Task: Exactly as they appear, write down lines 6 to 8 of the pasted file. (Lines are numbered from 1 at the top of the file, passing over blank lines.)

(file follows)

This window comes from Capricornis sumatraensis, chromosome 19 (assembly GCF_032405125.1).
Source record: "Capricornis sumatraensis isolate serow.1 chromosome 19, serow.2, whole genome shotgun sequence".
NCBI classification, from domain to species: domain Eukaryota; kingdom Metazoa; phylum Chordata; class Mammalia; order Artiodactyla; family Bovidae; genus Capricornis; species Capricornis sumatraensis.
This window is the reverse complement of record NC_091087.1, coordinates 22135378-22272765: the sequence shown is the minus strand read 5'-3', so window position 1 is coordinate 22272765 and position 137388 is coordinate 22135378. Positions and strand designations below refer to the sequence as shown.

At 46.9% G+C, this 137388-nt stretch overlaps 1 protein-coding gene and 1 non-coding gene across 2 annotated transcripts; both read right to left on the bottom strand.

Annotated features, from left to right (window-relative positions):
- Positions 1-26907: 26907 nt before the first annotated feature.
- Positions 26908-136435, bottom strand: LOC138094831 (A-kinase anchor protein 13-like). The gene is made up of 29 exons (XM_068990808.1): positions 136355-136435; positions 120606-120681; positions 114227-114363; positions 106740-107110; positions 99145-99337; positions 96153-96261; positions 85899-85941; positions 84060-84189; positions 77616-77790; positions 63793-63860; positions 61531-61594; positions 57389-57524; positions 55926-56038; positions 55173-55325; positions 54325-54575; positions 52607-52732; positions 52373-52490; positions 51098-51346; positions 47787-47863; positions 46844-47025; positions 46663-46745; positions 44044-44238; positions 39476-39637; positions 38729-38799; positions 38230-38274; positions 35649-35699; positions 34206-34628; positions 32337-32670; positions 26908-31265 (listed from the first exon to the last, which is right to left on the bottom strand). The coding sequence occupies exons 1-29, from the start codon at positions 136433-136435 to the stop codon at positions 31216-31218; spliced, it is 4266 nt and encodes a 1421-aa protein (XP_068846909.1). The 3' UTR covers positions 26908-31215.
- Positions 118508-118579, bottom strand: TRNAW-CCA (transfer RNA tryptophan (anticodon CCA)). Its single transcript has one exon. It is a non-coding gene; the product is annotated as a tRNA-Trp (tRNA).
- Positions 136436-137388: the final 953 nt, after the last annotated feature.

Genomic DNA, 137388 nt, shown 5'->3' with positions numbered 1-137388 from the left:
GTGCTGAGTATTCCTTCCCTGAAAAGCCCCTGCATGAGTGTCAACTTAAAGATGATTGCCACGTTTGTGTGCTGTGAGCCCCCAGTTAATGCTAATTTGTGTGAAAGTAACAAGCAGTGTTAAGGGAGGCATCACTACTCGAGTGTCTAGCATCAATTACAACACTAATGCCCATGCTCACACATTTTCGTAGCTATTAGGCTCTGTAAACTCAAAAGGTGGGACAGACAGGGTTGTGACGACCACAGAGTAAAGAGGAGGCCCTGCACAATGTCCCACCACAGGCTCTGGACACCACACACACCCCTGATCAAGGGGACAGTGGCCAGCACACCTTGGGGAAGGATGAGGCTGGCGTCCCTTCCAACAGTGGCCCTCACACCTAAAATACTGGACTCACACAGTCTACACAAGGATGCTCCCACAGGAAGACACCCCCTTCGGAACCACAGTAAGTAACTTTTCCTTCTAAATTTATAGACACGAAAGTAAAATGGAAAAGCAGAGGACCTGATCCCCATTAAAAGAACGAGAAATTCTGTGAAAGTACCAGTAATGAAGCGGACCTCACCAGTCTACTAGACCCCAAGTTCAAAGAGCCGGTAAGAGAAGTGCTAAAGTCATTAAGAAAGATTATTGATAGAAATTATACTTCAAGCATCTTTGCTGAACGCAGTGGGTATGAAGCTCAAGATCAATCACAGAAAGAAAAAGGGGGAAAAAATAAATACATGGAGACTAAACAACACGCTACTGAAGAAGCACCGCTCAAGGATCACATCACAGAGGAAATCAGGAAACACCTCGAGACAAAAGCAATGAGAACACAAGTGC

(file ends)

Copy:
Annotated features, from left to right (window-relative positions):
- Positions 1-26907: 26907 nt before the first annotated feature.
- Positions 26908-136435, bottom strand: LOC138094831 (A-kinase anchor protein 13-like). The gene is made up of 29 exons (XM_068990808.1): positions 136355-136435; positions 120606-120681; positions 114227-114363; positions 106740-107110; positions 99145-99337; positions 96153-96261; positions 85899-85941; positions 84060-84189; positions 77616-77790; positions 63793-63860; positions 61531-61594; positions 57389-57524; positions 55926-56038; positions 55173-55325; positions 54325-54575; positions 52607-52732; positions 52373-52490; positions 51098-51346; positions 47787-47863; positions 46844-47025; positions 46663-46745; positions 44044-44238; positions 39476-39637; positions 38729-38799; positions 38230-38274; positions 35649-35699; positions 34206-34628; positions 32337-32670; positions 26908-31265 (listed from the first exon to the last, which is right to left on the bottom strand). The coding sequence occupies exons 1-29, from the start codon at positions 136433-136435 to the stop codon at positions 31216-31218; spliced, it is 4266 nt and encodes a 1421-aa protein (XP_068846909.1). The 3' UTR covers positions 26908-31215.